Now, I'm not entirely knocking having a plan. I am, however, knocking my old way of approaching life. On the outside, me with open hands; on the inside, tight-fisted hands wrapped around my agenda.
I was afraid. Isn't that why we wage this war of control in the first place?
Even now, I fight not to hang my head in shame when asked what my plans are for using my degree, for getting "out" of my Starbucks job, for pursuing a career in writing. I stammer a little, quietly confessing, "Well, I don't have a plan."
I had one of those wonderfully real lightbulb moments yesterday in the counseling office. Another moment of eyes being peeled back, wider, clearer. A vision adjustment. I won't lie and say as of yesterday I'm magically cured of being a control freak with my life. But I did realize something that has been influenced by this change in my sight, which is changing the way I live.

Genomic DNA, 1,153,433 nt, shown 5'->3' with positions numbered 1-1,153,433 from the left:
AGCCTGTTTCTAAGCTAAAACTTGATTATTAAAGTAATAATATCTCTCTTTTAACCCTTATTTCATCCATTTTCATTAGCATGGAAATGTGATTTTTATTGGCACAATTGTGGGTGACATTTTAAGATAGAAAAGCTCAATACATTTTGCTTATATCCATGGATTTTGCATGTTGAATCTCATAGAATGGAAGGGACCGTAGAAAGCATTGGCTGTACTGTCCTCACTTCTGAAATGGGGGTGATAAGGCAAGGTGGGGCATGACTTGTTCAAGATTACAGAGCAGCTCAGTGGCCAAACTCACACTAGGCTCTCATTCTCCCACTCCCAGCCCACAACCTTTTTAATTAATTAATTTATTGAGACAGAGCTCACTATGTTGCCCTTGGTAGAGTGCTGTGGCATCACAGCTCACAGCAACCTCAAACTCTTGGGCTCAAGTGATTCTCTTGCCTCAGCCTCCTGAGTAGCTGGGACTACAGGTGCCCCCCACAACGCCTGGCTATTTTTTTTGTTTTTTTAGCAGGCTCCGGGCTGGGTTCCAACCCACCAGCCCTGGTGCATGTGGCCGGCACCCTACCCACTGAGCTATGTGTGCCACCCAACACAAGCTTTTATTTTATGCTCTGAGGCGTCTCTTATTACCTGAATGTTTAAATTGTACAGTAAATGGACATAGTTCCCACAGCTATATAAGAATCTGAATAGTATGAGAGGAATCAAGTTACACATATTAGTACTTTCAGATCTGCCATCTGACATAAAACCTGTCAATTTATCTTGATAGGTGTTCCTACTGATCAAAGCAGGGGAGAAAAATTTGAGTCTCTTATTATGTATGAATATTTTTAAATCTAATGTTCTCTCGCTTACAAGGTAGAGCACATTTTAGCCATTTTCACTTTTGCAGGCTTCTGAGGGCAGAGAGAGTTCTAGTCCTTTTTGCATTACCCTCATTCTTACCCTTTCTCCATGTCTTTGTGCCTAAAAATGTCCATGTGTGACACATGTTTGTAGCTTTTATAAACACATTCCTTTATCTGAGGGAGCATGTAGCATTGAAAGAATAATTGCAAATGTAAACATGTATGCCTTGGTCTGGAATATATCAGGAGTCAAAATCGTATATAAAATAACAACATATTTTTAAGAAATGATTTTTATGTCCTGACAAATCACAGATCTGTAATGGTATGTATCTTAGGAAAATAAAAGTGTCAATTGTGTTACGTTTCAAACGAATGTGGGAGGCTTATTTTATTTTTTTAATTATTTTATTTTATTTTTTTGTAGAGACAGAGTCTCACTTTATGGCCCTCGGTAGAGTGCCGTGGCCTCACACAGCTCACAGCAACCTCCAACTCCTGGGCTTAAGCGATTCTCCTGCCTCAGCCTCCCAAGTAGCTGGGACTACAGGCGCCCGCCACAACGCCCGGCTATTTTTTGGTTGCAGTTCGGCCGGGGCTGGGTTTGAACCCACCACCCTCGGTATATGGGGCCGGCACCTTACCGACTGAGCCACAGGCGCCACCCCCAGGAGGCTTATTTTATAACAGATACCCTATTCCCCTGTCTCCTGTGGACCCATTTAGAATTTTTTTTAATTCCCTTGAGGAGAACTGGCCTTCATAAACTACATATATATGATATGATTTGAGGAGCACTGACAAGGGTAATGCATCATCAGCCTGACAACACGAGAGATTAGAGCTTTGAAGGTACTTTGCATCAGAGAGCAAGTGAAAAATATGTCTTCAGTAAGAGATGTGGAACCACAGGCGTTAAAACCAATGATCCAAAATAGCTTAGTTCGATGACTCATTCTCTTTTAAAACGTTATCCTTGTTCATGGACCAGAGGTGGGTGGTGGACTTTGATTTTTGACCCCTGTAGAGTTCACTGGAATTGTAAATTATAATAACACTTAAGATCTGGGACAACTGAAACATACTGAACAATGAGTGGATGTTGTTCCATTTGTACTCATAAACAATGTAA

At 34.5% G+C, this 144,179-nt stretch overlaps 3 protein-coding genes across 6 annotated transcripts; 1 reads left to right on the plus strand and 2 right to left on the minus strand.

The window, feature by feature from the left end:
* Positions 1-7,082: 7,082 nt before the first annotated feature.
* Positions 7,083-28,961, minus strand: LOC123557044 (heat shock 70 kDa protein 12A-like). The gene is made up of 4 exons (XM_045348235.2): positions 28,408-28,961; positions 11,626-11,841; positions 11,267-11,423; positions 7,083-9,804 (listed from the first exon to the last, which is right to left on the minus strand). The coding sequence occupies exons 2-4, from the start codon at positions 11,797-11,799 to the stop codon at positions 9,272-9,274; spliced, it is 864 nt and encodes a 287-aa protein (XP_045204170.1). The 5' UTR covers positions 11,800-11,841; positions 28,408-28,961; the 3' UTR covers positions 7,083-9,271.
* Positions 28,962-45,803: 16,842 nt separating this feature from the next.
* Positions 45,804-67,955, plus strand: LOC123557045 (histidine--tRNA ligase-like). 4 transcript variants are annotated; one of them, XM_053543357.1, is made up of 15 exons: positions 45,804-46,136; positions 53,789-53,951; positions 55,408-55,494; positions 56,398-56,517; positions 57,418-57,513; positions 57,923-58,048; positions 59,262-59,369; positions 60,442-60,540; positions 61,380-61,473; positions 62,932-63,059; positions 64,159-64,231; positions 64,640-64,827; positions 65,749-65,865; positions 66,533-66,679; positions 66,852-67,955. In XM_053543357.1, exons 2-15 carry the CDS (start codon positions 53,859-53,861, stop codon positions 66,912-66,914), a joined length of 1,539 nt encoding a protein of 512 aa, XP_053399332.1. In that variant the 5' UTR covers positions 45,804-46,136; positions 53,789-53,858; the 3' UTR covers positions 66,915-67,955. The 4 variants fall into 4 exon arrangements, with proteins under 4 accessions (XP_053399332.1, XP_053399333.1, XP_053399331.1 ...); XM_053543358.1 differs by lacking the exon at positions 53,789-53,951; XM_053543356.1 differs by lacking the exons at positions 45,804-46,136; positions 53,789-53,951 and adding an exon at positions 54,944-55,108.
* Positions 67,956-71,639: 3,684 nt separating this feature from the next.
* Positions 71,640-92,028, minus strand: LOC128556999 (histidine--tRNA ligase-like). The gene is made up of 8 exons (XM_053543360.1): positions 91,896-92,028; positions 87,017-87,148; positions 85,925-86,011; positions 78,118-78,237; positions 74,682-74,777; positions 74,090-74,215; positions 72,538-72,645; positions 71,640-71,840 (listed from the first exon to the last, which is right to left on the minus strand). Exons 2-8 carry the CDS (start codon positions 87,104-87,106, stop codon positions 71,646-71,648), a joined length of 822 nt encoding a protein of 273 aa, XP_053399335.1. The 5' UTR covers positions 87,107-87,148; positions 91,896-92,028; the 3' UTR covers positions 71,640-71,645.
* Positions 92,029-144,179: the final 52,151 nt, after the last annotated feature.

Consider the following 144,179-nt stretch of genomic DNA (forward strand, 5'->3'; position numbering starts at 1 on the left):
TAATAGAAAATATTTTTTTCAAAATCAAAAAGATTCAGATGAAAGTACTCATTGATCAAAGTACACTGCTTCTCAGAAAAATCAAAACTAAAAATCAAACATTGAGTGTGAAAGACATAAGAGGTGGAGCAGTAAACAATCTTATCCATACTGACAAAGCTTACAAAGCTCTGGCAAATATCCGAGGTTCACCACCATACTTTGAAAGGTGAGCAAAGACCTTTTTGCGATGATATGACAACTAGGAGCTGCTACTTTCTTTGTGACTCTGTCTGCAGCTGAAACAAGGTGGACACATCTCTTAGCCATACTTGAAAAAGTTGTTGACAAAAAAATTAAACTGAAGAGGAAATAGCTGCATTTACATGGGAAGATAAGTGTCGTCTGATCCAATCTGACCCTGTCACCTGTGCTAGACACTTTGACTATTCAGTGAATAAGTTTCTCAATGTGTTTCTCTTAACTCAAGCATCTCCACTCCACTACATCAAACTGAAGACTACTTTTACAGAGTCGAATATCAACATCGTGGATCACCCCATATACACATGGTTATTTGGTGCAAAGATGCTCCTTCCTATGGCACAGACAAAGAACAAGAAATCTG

It's ok not to have a plan.
In fact, it may well be the most freeing, adventurous, faith-filled, open-handed way for me to live the full life. Abandoning my life agenda to live in day-by-day trust, no attachment to a specific end result.
This is my plan for writing: To lay it out in the palms of my hands every day, to put into words what burns in my heart, and then to see where it goes. To not value "success" as having a published work selling thousands of copies more than the one life that may be touched and changed by a blog article. To have nothing to prove, no need to validate my work or pursuits. Simply to write my heart out until I have written all that is needed, and to thank God for wherever it goes.
This is success: faithfulness, surrender, diligence, patience and gratitude. No plan required for these.